The Fickleness of Foreign Exchange

August 9, 2008

dollar and oil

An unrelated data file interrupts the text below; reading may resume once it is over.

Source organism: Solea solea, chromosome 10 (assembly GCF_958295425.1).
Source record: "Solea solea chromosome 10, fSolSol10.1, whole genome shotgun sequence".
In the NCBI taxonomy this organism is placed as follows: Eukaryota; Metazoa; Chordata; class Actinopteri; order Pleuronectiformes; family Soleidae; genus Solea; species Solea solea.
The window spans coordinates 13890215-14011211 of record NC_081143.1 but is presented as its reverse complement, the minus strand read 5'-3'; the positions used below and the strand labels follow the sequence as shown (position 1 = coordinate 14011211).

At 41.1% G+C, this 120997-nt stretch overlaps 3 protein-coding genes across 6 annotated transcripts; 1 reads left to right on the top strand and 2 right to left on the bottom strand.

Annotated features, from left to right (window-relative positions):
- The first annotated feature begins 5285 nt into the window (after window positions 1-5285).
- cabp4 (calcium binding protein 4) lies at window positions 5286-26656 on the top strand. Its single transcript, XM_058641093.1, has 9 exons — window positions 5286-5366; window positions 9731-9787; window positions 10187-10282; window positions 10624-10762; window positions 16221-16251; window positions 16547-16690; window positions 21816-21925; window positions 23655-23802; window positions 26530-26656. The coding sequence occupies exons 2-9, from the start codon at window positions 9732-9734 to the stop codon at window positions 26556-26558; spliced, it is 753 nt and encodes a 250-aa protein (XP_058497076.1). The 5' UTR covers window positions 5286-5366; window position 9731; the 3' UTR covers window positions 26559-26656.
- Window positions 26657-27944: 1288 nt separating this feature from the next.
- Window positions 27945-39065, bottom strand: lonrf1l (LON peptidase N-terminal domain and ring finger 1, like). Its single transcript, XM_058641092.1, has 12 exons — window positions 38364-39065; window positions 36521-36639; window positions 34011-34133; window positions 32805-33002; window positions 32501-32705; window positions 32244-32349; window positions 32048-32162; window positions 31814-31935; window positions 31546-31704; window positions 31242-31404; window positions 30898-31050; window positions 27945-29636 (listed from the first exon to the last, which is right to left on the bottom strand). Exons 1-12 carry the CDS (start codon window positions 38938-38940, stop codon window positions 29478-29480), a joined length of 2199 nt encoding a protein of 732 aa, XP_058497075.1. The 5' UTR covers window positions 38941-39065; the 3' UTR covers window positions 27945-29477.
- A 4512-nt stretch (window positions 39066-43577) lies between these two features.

The above plot of oil prices against the dollar from the Money and Markets Newsletter illustrates a fact of life in foreign exchange markets.  Currency movements seldom correlate with other variables all of the time.  The chart shows a strong inverse correlation between oil prices, which were rising, and the dollar, which fell until mid-March.  After that, oil costs continued climbing and in fact at a steepening pace.  The dollar remained volatile but trendless, however.  Now that oil prices are descending, the inverse relationship with movement in the dollar has resurfaced.  The oil-dollar pattern was knocked off course in March by an external shock, namely the Fed-assisted rescue of Bear Stearns.  That deal revealed how far U.S. authorities will go to prevent a complete financial market meltdown and became a watershed in the transformation of investor fear from being U.S. economy-centric to a much broader focus on the global economy.  The accelerating increase in oil prices promoted this evolution.  Survey evidence suggests that commodity-inspired inflation, not the global financial crunch, is the main drag on consumer and business confidence in Japan and Europe.  Energy prices have turned downward too late and not yet by enough to abort the recessionary threat faced in these economies.  But as an economy with huge trade and current account deficits, the United States will reap an immediate benefit from a reduced energy import bill.  Moreover, the drop in oil prices coincides with a period of increasing stimulus from Fed interest rate cuts in the last quarter of 2007 and early this year.  In other economies, no macroeconomic policy support is coming on stream to complement the fall-off in oil prices.  Currency determination is complex.  Rarely does a single factor explain the marketplace.  Knowing the broader context surrounding a market driver, even one as important as energy costs, is crucial to understanding recent market activity and anticipating future direction in the dollar.



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